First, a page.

Embracing class warfare to push big government
In a disturbingly honest statement highlighting the OECD’s big government agenda, Secretary-General Angel Gurría called for the “shake up” of globalization and the liberal international order that has brought unprecedented prosperity to the world and lifted billions out of poverty.
“Too many things are not working for too many people,” he says. Among them are “rising inequalities of income, wealth and opportunities.” But he really gives away the game when he admits that one of the problems to be solved is “limited progressivity of our tax systems.” Such an astonishing counterfactual represents a full-throated embrace of class warfare.
Highlighting this disturbing trend is a new OECD report called Bridging the Gap: Inclusive Growth 2017 Update Report. It criticizes “the ‘grow first, distribute later’ assumption that has characterized the economic paradigm until recently,” and claims that “inequalities tear at the fabric of our societies.” Much of the report could have come straight from the campaign speeches of socialists like Bernie Sanders and Jeremy Corbyn, especially its conclusion that “fiscal policy is the key mechanism for redistributing market incomes,” and recommendations for additional welfare spending to be paid for through increases of the double taxation on savings and investment.
Other areas of concern
At the behest of the Task Force on Tax Crime and Other Crimes, the OECD delivered a report on “Technology Tools to Tackle Tax Evasion and Tax Fraud.” It primarily serves an informational purpose by reporting what policies different countries have implemented to reduce certain kinds of tax evasion and fraud. Particularly noteworthy, and troubling, are two sections on the cash and sharing economies. The report ominously notes that while they are “not types of tax evasion and fraud themselves,” the cash and sharing economies “can facilitate it.” More worrisome, it noted without criticism the effort of some countries to limit cash usage or outright ban transactions above certain thresholds.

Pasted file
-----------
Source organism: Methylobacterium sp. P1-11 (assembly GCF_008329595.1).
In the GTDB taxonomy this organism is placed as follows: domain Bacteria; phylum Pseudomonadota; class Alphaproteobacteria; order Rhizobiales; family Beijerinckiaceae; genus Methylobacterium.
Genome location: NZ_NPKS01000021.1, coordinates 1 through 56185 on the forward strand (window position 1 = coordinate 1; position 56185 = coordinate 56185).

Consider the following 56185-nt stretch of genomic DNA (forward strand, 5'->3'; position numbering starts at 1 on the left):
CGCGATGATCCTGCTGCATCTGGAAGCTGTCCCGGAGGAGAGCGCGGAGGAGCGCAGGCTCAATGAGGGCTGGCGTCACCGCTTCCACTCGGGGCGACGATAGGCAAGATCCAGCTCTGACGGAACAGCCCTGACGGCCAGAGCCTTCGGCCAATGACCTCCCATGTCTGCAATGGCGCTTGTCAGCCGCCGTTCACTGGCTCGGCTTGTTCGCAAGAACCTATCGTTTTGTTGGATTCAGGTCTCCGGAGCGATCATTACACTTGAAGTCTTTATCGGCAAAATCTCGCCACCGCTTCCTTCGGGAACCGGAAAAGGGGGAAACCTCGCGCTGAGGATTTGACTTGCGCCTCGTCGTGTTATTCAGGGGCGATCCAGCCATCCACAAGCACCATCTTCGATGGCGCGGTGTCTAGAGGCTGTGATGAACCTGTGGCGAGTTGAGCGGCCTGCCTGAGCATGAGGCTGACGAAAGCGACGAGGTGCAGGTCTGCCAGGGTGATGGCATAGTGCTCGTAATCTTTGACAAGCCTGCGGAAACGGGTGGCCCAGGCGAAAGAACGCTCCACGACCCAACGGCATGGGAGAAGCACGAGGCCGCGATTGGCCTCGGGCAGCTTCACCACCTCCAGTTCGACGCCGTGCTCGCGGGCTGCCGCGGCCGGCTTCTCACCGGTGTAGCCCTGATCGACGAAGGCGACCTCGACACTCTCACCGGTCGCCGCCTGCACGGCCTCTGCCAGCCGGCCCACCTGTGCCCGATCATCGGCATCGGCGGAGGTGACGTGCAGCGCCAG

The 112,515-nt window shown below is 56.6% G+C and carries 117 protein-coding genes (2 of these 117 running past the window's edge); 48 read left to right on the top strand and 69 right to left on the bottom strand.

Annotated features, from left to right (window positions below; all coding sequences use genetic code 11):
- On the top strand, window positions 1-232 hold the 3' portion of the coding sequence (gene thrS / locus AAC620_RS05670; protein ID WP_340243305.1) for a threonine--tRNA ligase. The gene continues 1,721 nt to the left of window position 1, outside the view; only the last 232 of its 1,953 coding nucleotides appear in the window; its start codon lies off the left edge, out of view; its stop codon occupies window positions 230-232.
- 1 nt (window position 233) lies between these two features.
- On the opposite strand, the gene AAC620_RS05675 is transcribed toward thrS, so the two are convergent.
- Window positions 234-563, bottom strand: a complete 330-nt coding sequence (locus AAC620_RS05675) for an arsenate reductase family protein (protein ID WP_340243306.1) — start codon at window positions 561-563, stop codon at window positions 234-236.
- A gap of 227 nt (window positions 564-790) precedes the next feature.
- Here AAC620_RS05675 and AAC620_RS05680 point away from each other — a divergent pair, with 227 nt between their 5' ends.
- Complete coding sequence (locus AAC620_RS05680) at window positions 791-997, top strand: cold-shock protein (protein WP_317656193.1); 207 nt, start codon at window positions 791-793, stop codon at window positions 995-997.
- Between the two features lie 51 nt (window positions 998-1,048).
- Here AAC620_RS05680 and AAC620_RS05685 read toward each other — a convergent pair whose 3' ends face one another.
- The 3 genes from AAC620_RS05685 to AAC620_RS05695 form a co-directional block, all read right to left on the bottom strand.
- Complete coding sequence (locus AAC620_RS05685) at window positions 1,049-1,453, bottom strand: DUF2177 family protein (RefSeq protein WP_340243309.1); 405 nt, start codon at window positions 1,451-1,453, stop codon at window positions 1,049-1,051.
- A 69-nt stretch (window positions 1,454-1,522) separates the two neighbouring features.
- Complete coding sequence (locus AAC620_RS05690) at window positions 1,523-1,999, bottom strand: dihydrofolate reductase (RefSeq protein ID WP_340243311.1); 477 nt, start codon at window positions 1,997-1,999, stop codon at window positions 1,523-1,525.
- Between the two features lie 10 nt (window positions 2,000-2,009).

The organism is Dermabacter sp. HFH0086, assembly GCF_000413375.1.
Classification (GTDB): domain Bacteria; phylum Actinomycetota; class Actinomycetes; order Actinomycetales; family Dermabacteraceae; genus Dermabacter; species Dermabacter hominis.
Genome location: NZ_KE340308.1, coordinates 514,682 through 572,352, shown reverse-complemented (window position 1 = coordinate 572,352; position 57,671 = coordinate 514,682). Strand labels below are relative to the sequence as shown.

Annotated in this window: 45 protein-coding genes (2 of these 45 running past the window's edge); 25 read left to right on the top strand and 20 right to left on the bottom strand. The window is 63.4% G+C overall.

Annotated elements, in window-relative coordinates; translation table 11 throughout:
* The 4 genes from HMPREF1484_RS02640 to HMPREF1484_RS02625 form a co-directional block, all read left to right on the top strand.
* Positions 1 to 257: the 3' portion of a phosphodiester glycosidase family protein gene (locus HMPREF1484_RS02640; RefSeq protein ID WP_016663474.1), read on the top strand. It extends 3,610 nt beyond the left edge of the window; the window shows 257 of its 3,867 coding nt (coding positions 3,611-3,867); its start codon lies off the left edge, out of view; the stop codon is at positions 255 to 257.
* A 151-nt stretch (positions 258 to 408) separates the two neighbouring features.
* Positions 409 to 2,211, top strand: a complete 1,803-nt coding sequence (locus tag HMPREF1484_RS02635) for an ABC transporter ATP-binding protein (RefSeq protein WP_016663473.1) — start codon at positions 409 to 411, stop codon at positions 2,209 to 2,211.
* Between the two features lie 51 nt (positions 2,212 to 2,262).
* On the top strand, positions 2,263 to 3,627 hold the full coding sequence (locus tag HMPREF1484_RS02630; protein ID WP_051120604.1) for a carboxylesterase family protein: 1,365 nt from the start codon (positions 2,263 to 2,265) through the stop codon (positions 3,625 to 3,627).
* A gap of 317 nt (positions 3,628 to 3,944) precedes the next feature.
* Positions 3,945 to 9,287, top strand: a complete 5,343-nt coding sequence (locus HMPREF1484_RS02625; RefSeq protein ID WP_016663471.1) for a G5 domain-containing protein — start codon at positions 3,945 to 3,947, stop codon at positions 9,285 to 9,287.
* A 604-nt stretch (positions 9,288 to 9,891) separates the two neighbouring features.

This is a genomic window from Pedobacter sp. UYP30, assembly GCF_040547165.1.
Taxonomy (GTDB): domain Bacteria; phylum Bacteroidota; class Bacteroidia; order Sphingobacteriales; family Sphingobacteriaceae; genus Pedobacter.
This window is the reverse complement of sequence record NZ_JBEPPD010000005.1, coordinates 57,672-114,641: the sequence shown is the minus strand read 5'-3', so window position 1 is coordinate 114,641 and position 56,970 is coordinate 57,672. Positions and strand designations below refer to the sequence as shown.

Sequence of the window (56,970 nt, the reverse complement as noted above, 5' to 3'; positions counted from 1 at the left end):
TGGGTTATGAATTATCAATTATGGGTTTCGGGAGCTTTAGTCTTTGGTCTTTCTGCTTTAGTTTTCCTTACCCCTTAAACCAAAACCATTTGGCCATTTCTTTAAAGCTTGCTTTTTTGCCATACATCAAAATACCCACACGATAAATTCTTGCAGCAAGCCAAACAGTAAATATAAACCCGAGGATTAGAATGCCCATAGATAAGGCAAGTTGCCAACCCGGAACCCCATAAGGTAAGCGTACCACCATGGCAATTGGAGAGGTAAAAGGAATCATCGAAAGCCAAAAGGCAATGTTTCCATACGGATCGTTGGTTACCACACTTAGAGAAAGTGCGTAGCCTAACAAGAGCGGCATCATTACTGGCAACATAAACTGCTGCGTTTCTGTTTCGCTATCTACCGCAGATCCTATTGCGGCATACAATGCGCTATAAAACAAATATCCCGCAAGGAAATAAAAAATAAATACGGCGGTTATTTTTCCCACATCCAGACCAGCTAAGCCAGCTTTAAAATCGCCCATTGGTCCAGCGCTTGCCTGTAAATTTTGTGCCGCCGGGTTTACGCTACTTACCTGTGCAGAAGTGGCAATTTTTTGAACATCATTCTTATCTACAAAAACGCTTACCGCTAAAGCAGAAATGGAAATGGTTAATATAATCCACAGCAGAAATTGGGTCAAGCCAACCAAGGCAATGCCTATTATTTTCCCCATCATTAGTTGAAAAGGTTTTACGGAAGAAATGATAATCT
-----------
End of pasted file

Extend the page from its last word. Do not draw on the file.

The report also noted that “the challenge of the sharing economy that means it can facilitate tax fraud and evasion is that it can be more difficult to identify the existence of business activity.” As the sharing economy continues to grow, the concern must be that it is likely to receive greater scrutiny from tax agents. This report could presage future OECD efforts post-BEPS. And another report, “Investing in Climate, Investing in Growth,” provides yet another avenue through which the OECD may choose to pursue its big government agenda – by embracing climate change activism.
Following the education efforts of a coalition of free market and taxpayer protection organizations, led by the Center for Freedom and Prosperity, about how the OECD works against the interests of U.S. taxpayers, the Trump administration indicated a willingness to curtail OECD funding.
In the administration’s proposed budget for 2018, international organizations receive a significant 31 percent cut from current levels. The budget calls for an inter-agency review to determine from which organizations those cuts are to come, with a command to “give priority to organizations that most directly support U.S. national security interests…and American prosperity.”
How the review treats the OECD, which has long worked against U.S. economic interests, will be worth watching, along with whether the U.S. Congress follows the path laid out by the administration, and how the OECD responds should a significant portion of its funding be threatened in response to its increasingly politicized and anti-growth agenda.